GAZA CITY -- Palestinian militants for the first time targeted the holy city of Jerusalem on Friday with rocket fire as Israel and the Islamist group Hamas inched closer to all-out war.
It marked the first time in 21 years that air raid sirens rang in Jerusalem, a crowded ancient city that had long been thought to be off-limits since it includes many Arab residents and some of the world’s most sacred holy sites to Muslims and Jews.
Hamas’ military wing claimed responsibility for what it said were homemade rockets aimed at Jerusalem. Earlier in the day, the military wing said it was aiming for Israel’s parliament.
Israeli media reported that the projectiles fell well short of their target, landing in open areas in Gush Etzion, a West Bank settlement about 10 miles south of Jerusalem. No damages or injuries were reported.
“It is a bit of a surprise,” said Yitzhak Reiter, professor of Middle East studies at Ashkelon Academic College. “We always thought Jerusalem was the safest place because they wouldn’t dare target the holy city.”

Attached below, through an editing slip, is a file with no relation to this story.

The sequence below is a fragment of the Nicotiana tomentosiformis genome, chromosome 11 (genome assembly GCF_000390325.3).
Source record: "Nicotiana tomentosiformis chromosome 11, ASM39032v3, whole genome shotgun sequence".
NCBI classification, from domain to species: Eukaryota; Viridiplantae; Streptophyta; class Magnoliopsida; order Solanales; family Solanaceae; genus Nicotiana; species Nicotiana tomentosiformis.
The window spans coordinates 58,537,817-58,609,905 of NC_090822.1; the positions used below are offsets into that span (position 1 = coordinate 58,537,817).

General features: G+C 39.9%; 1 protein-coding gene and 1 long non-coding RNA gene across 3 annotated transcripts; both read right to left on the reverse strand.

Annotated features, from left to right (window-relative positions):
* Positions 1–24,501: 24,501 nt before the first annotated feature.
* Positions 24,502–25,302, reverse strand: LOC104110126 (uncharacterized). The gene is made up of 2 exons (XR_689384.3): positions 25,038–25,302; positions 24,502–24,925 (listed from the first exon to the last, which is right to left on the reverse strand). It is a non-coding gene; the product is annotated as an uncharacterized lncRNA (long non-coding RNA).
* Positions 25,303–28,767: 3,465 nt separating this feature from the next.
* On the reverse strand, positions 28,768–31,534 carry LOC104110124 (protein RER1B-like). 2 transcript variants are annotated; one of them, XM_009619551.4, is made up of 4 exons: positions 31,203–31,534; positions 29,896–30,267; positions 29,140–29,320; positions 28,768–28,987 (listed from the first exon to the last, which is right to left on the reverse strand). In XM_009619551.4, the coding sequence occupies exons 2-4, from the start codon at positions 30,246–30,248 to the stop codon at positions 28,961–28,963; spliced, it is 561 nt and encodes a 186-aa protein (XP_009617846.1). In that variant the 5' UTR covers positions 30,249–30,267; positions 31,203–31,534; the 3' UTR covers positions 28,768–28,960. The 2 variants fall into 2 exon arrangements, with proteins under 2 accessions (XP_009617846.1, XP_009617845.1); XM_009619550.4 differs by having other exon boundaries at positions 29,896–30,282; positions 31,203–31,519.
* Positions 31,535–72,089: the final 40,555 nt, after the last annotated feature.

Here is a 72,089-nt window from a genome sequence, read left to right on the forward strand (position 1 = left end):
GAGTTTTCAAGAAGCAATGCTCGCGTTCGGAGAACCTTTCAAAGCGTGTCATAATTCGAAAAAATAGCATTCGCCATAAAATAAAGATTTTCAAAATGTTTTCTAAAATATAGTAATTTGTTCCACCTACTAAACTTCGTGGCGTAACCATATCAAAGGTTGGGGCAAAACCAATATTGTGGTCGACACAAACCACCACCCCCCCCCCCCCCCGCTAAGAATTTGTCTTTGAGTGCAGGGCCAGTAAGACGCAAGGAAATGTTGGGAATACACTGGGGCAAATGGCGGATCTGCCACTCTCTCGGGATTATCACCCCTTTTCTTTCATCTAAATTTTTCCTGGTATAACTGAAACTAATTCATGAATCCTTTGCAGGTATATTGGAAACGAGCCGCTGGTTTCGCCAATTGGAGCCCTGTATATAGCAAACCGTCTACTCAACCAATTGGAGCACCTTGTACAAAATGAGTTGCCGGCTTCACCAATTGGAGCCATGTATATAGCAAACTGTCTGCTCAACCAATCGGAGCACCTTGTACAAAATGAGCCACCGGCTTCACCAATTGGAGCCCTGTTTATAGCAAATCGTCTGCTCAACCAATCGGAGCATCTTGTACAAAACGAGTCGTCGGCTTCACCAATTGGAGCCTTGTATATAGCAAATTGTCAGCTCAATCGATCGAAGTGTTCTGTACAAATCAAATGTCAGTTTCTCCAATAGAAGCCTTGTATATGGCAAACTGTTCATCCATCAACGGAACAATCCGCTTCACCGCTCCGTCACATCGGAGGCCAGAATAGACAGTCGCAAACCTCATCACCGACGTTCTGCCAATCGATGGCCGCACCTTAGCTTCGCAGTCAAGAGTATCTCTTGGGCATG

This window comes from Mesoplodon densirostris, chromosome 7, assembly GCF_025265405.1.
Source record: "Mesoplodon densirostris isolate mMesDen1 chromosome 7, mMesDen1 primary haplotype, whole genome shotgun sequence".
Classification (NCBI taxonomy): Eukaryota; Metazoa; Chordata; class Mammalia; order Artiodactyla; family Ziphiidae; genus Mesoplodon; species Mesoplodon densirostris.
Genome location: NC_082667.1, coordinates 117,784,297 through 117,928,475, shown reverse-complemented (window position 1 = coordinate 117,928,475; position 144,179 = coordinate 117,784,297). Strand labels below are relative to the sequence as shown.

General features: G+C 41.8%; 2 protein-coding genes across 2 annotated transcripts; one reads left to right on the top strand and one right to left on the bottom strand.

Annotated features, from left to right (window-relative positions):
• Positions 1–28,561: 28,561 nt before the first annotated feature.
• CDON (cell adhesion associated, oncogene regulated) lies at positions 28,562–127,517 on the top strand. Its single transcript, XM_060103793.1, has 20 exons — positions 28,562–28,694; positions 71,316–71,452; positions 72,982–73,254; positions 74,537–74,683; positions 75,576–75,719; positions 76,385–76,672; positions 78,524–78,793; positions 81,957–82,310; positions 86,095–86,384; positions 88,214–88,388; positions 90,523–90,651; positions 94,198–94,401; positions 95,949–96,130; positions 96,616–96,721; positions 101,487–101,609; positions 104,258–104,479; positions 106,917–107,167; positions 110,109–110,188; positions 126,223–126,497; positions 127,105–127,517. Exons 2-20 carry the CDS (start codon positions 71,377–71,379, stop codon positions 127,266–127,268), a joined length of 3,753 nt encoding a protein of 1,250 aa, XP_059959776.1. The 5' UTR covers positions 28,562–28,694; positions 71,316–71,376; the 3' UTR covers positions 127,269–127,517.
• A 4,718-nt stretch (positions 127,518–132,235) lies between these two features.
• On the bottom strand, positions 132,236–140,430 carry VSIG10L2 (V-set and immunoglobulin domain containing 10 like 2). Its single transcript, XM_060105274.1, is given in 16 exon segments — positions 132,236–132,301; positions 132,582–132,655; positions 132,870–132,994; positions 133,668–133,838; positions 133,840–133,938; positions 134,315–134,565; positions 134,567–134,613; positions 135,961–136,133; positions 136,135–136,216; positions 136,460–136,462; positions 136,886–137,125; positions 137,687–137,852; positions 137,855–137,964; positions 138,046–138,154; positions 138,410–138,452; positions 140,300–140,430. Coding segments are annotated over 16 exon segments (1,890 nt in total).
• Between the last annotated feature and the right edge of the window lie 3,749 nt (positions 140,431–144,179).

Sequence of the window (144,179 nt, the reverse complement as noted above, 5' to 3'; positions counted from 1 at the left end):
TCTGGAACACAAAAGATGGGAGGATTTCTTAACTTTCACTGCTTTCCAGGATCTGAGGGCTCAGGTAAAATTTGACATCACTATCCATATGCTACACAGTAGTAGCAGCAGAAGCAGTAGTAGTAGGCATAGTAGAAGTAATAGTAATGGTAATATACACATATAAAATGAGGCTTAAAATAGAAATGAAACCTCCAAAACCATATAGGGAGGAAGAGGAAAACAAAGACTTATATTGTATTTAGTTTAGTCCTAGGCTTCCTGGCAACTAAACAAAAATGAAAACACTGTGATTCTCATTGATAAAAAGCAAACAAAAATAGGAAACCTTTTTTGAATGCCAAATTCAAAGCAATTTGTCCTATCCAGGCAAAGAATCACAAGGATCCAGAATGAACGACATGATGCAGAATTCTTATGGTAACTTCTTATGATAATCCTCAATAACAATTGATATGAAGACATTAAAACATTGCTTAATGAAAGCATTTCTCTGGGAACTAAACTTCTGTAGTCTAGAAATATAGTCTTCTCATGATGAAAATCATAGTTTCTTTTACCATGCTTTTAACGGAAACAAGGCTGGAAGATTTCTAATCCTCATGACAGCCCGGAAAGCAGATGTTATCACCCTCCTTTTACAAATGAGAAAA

Militants also tried again – but failed -- to hit Tel Aviv, another heavily populated Israeli city.
Hamas also claimed it shot down an Israeli aircraft Friday evening, though Israeli military officials would not comment on the report. In Gaza City, mosque loudspeakers heralded what they characterized as a great victory for Palestinians. On its Twitter account, the Qassam Brigades, Hamas’ military wing, claimed that Israel was shelling the area of the wreckage to prevent Palestinians from reaching it.
The Palestinian rocket attacks followed a heavy Israeli air assault on Gaza Strip – the worst in four years - targeting several hundred sites, military officials said.
By Friday evening, the Palestinian death toll since Wednesday was 23 people, including 11 civilians, Gaza hospital officials said. Three Israelis were killed in a rocket attack on southern Israel on Thursday.
With the escalation in violence, chances of an Israeli ground assault seemed to rise. The Israeli defense minister said Friday that he had called up 16,000 reservist soldiers of the 30,000 authorized this week by the government. Deputy Foreign Minister Danny Ayalon said he believed a ground invasion could be launched in a matter of days if the rocket attacks do not stop.